E. Scott MooreAttorneyServices for E. Scott Moore, an...


July 09, 1992

E. Scott Moore


Services for E. Scott Moore, an attorney who once held posts as Baltimore County solicitor, chairman of the Maryland Hospital Association and president of the company that insured Maryland savings and loan association accounts, will be held at 10:15 a.m. today at the Camp Chapel United Methodist Church, 5000 E. Joppa Road in Perry Hall.

Mr. Moore, 66, of Cedar Lane in Kingsville, died Monday at Franklin Square Hospital after a heart attack at his home.

He was senior partner in the law firm of Moore, Carney, Ryan and Lattanzi in Perry Hall with which he had been associated during most of the 40 years he practiced law.

He was counsel to Baltimore County Savings Bank, Hamilton Federal Savings and Loan Association and Northfield Federal Savings.

Mr. Moore was chairman of the Maryland Hospital Association from 1982 until 1985, and in the 1970s had served on the board and as president of the Maryland Savings-Share Insurance Corp., a private insurer of the state-chartered savings and loans that was taken over by the state in 1985.

At his death, he was chairman of the board of Helix Health System, which includes Franklin Square and Union Memorial hospitals. He had served on the board of Franklin Square since 1968 and had been president from 1974 until 1978.

Long active in Republican politics in Baltimore County, he was a candidate for state's attorney in 1954, for the state Senate in 1958 and for county executive in 1966.

Mr. Moore had been a trial magistrate in Kingsville from 1954 until 1957 and was the minority member of the Board of Supervisors of Elections in 1961 and 1962.

In 1962, he was named county solicitor, a post held until 1966 when Spiro T. Agnew moved from the county executive's office to the governor's office. His campaign to succeed Mr. Agnew was unsuccessful.

He also served as vice president of the Maryland State Bar Association, as a member of its board of governors, and as a member of the state's Appellate Court Judicial Selection Commission.

Mr. Moore belonged to the county and American bar associations, the Dissenters Law Club and the Association of Trial Lawyers of America.

President of the board of trustees of the Camp Chapel United Methodist Church, he was a delegate to the Baltimore Annual Conference of the Untied Methodist Church.

Mr. Moore belonged to the Kiwanis Club of Parkville, the Baltimore County Historical Society and the Maryland Historical Society.

Born in Fullerton, he was a graduate of Kenwood High School, the University of Maryland at College Park and the University of Maryland law school.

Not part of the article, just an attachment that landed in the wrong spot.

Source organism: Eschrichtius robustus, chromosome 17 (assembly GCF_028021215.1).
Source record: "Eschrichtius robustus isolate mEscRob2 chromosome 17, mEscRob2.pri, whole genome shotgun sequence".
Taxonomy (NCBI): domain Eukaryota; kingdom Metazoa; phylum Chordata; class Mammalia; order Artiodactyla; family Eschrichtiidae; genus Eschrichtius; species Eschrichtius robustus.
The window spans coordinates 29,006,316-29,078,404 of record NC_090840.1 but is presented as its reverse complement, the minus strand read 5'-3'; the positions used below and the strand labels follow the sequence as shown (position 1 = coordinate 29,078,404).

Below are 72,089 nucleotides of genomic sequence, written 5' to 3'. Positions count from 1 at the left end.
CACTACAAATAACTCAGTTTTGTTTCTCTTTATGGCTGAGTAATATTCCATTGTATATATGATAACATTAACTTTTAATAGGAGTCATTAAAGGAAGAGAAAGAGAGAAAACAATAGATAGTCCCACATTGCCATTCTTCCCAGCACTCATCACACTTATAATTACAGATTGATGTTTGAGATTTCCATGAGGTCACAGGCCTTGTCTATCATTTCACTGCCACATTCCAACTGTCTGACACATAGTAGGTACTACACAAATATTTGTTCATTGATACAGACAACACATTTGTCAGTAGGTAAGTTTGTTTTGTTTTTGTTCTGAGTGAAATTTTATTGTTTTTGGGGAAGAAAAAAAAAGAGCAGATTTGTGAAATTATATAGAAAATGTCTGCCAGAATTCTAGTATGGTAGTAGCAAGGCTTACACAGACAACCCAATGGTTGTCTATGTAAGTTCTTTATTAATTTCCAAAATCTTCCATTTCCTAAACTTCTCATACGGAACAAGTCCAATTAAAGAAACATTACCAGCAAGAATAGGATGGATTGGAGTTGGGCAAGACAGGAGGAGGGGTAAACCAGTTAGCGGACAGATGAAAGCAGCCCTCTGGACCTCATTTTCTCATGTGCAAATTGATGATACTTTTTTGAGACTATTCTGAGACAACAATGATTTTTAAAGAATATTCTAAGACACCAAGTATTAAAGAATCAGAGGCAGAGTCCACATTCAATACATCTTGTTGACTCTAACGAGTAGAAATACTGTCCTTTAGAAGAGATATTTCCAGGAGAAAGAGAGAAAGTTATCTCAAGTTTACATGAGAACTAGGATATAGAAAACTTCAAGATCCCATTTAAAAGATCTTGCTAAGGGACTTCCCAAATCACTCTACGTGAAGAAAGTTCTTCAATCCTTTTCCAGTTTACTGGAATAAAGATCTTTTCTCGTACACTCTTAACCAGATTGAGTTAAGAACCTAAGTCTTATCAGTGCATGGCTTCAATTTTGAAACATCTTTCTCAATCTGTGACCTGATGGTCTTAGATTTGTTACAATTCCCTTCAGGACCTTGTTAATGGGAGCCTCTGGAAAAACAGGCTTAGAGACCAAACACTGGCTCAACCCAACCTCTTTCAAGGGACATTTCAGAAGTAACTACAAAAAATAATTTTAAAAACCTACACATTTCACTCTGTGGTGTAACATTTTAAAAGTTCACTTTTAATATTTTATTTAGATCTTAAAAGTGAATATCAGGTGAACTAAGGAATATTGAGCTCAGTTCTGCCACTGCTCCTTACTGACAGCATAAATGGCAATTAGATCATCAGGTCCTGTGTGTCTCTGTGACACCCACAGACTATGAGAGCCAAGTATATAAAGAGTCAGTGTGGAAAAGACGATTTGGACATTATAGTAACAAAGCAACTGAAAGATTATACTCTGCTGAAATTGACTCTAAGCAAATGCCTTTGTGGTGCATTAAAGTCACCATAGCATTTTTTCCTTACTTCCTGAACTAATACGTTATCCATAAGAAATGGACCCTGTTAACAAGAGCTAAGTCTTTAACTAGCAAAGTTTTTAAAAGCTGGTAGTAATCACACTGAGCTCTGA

He served in the Army at the end of World War II.

In 1949, Mr. Moore pitched and played outfield for a semi-professional baseball team in Hickory, Md., that won the Susquehanna League championship but lost the All American Baseball Championship played in Washington.

As a young man, he also played on amateur basketball teams in Baltimore, and Baltimore and Harford counties.

Survivors include his wife, the former Gladys Ely; a brother, Ormsby S. Moore of Perry Hall; a sister, Marjorie B. Anderson of Easton, Ohio, and Palmetto, Fla.; 10 nieces; and six nephews.

Services for William Raymond "Mike" Kirk, a machinist who often took the needy into his home and gave them food and clothing, will be held at 10 a.m. today, at Loring Byers Chapel, 8728 Liberty Road in Randallstown.

Mr. Kirk died Friday of cancer at his Rockdale home. He was 80.

"My father lived a principle of doing for others," said his daughter, Anne Waggoner of Fort Washington. "Over the years, he had taken into his home so many people, often strangers, who needed food, clothing and help. In the 1950s for several months, he housed a family of 13 from the Philippines that his nephew, John William Kirk, had helped to bring here."

Mr. Kirk and his wife, the former Anna "Peggy" Myers, built the Rockdale home two years after they married in 1940. They lived in the home for 50 years.

Born in Hebbville, Mr. Kirk attended school in Randallstown and in his late teens began a career with the Franklin Balmar Corp., a machinery company in Woodberry that supplied parts for military equipment. He retired in 1968. The firm closed about 20 years ago.

After retirement, he kept a large vegetable garden where he raised produce to give to neighbors, friends and family.

In 1990, Mr. and Mrs. Kirk renewed their wedding vows at a surprise 50th anniversary celebration given by his sister and brother-in-law, Grace and Milton Tegler of Hagerstown.

In August, more than 100 family and friends surprised Mr. Kirk on his 80th birthday with a party.

Sitting on his porch afterward and knowing the seriousness of his illness, he thanked his wife and daughter, Mrs. Waggoner said.

"Not many are lucky enough to enjoy their own funeral," Mr. Kirk told them.

Besides his wife, daughter and sister and brother-in-law, survivors include another sister, Ethel G. Liebno of Rockdale; a brother, R. Donald Kirk of Rockdale; two granddaughters; and numerous nieces and nephews.

Memorial donations may be sent to the American Cancer Society.

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